Iranian and Israeli forces exchanged airstrikes just a day after the US pulled out of the 2015 multinational nuclear agreement. Could a full-blown war be stopped without US involvement?
In a lightning advance, Iraqi forces captured the oil-rich city of Kirkuk from Kurdish forces on Monday, sending thousands of civilians fleeing.The fighting between two US-trained and -equipped forces that have been central to the war against the Islamic State was a slap in the face to US foreign policy. US-supplied Iraqi tank knocks over Read More
Twitter and other social media were briefly blocked on Friday morning in Turkey as the government in Ankara sought to suppress a gruesome Islamic State (IS) video that appeared to show the extremists burn alive two captured Turkish soldiers. That and the news that at least 16 more Turkish soldiers were killed in a failed, Read More
The US establishment, via the Washington Post, is complaining that the Iranians won’t let it in to play.
In February, Iran will hold elections that could determine the country’s future — and the future of the rest of the world, especially that of the US.
With arguments hot and heavy over whether Iran “can be trusted” not to lie about its nuclear intentions, there’s little effort to examine who has cheated the most in this deadly arena.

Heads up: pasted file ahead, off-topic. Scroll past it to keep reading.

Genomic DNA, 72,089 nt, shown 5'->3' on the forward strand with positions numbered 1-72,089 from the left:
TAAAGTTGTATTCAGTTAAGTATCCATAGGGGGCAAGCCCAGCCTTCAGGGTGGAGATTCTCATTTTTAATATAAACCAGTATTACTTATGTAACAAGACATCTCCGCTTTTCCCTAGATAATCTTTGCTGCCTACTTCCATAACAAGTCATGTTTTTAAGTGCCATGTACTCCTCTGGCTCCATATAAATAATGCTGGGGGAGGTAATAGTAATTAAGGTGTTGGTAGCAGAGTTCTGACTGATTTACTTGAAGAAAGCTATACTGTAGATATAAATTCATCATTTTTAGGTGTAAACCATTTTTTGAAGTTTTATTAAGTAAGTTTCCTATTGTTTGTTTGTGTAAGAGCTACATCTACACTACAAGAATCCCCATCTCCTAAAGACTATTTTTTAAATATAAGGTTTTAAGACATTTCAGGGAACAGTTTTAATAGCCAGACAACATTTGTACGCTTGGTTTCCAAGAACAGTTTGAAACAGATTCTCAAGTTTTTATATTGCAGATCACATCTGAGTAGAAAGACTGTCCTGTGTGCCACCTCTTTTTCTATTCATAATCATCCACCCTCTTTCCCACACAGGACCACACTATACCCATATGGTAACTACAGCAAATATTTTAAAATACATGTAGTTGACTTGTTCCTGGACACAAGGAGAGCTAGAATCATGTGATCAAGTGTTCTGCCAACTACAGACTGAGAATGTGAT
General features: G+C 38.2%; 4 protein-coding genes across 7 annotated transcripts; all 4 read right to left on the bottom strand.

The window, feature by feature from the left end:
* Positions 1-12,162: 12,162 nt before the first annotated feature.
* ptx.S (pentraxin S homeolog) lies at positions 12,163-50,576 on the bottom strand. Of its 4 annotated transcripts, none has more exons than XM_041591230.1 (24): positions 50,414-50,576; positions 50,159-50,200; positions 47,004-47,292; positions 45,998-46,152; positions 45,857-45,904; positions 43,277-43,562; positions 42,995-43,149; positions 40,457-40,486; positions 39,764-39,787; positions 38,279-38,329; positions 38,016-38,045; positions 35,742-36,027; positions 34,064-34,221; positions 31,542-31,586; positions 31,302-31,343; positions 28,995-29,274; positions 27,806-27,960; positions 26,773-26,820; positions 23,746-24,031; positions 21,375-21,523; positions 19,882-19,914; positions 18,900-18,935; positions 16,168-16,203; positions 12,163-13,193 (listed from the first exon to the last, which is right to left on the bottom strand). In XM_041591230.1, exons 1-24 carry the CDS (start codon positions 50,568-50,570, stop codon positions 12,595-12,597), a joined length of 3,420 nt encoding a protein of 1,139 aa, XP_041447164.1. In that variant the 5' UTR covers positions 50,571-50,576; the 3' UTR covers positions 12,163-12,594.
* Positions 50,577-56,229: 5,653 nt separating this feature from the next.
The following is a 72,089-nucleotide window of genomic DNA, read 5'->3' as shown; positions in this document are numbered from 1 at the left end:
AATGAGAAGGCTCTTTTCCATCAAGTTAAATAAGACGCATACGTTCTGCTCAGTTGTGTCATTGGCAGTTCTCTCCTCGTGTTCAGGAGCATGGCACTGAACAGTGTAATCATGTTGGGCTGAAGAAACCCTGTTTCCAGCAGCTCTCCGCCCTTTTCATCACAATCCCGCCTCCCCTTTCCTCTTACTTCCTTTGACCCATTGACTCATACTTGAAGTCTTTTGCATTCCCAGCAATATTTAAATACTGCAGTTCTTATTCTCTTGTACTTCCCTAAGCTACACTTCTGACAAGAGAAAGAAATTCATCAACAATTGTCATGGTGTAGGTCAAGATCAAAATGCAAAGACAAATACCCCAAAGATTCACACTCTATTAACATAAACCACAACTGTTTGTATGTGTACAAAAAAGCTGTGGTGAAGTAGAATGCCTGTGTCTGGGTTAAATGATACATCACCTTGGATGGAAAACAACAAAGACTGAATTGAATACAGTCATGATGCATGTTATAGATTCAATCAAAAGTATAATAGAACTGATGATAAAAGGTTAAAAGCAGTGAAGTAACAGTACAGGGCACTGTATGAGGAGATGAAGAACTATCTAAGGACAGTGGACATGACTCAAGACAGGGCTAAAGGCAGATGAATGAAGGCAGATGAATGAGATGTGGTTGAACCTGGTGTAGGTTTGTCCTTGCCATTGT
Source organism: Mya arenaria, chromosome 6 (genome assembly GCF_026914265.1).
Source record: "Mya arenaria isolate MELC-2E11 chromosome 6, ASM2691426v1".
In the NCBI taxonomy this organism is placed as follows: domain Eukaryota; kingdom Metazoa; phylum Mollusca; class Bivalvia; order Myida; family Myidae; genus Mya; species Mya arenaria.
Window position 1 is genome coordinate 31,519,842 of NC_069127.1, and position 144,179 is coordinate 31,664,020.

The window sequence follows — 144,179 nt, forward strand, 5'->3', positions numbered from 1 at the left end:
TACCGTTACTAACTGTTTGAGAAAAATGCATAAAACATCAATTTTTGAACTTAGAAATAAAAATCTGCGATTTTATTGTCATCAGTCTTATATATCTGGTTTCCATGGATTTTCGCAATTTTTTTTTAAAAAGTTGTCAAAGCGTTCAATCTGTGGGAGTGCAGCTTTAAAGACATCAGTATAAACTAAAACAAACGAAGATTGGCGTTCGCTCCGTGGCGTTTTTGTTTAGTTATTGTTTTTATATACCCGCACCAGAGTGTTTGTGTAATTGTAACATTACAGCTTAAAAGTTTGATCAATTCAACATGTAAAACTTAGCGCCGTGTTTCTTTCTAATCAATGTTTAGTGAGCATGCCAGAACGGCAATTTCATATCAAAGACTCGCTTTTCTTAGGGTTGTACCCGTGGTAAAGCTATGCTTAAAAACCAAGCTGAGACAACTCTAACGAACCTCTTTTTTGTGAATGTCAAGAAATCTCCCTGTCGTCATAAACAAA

Longtime Middle East correspondent Charles Glass offers his droll, insightful, and entertaining personal take on the much-debated threat presented by Iran. He sees every indication that the country is much more interested in business than in war.
Classic Why: The Complete Idiot’s Guide to Iran and the Bomb, Or: How I Learned to Stop Worrying and Love the Facts
With the June 30 deadline looming to reach a deal in the Iran nuclear talks, we revisit the good old days when everyone was still entirely misled about Iran’s nuclear program. Have those days really passed?
How do Wall Street, oil companies and shadow government agencies like the CIA shape the order of global politics together? Author Peter Dale Scott examines that question in his forthcoming book “The American Deep State: Wall Street, Big Oil and the Attack on U.S. Democracy.” Here, in an exclusive excerpt, Scott looks at how official history ignores the real dynamics in play.
The sharing of nuclear weapons technology is part of the “Special Relationship” between the U.S. and U.K., as Winston Churchill famously described the Trans-Atlantic allegiance. But does the extent of the British-American cooperation amount to a violation of the global ban on sharing atomic secrets? And is it encouraging nuclear powers like Pakistan to do the same? WhoWhatWhy takes a closer look.
What possible connection could there have been between George H.W. Bush and the assassination of John F. Kennedy? Or between the C.I.A. and the assassination? Or between Bush and the C.I.A.? For some people, apparently, making such connections was as dangerous as letting one live wire touch another. Here, in anticipation of the 50th anniversary of the JFK assassination in November, is the third part of a ten-part series of excerpts from WhoWhatWhy editor Russ Baker’s bestseller, Family of Secrets: The Bush Dynasty, America’s Invisible Government and the Hidden History of the Last Fifty Years. The story is a real-life thriller.